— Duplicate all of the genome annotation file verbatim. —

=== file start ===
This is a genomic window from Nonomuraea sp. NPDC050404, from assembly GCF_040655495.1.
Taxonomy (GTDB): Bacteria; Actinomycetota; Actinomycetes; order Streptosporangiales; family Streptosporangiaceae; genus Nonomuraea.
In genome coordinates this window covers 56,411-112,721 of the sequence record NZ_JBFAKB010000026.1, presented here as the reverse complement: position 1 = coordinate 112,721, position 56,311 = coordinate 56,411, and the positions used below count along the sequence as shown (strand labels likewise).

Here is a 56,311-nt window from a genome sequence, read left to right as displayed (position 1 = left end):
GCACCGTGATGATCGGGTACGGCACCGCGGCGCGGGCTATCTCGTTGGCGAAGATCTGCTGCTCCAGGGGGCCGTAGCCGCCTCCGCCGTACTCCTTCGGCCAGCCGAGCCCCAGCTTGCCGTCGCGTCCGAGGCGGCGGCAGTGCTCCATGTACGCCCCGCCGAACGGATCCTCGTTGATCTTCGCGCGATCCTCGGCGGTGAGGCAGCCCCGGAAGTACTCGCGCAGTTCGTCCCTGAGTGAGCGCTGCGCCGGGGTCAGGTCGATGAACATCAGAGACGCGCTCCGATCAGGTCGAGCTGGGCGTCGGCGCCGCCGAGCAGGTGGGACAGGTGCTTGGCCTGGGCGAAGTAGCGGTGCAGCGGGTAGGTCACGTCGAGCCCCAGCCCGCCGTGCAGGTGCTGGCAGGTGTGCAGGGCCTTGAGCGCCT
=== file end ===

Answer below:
This is a genomic window from Nonomuraea sp. NPDC050404, from assembly GCF_040655495.1.
Taxonomy (GTDB): Bacteria; Actinomycetota; Actinomycetes; order Streptosporangiales; family Streptosporangiaceae; genus Nonomuraea.
In genome coordinates this window covers 56,411-112,721 of the sequence record NZ_JBFAKB010000026.1, presented here as the reverse complement: position 1 = coordinate 112,721, position 56,311 = coordinate 56,411, and the positions used below count along the sequence as shown (strand labels likewise).

Here is a 56,311-nt window from a genome sequence, read left to right as displayed (position 1 = left end):
GCACCGTGATGATCGGGTACGGCACCGCGGCGCGGGCTATCTCGTTGGCGAAGATCTGCTGCTCCAGGGGGCCGTAGCCGCCTCCGCCGTACTCCTTCGGCCAGCCGAGCCCCAGCTTGCCGTCGCGTCCGAGGCGGCGGCAGTGCTCCATGTACGCCCCGCCGAACGGATCCTCGTTGATCTTCGCGCGATCCTCGGCGGTGAGGCAGCCCCGGAAGTACTCGCGCAGTTCGTCCCTGAGTGAGCGCTGCGCCGGGGTCAGGTCGATGAACATCAGAGACGCGCTCCGATCAGGTCGAGCTGGGCGTCGGCGCCGCCGAGCAGGTGGGACAGGTGCTTGGCCTGGGCGAAGTAGCGGTGCAGCGGGTAGGTCACGTCGAGCCCCAGCCCGCCGTGCAGGTGCTGGCAGGTGTGCAGGGCCTTGAGCGCCT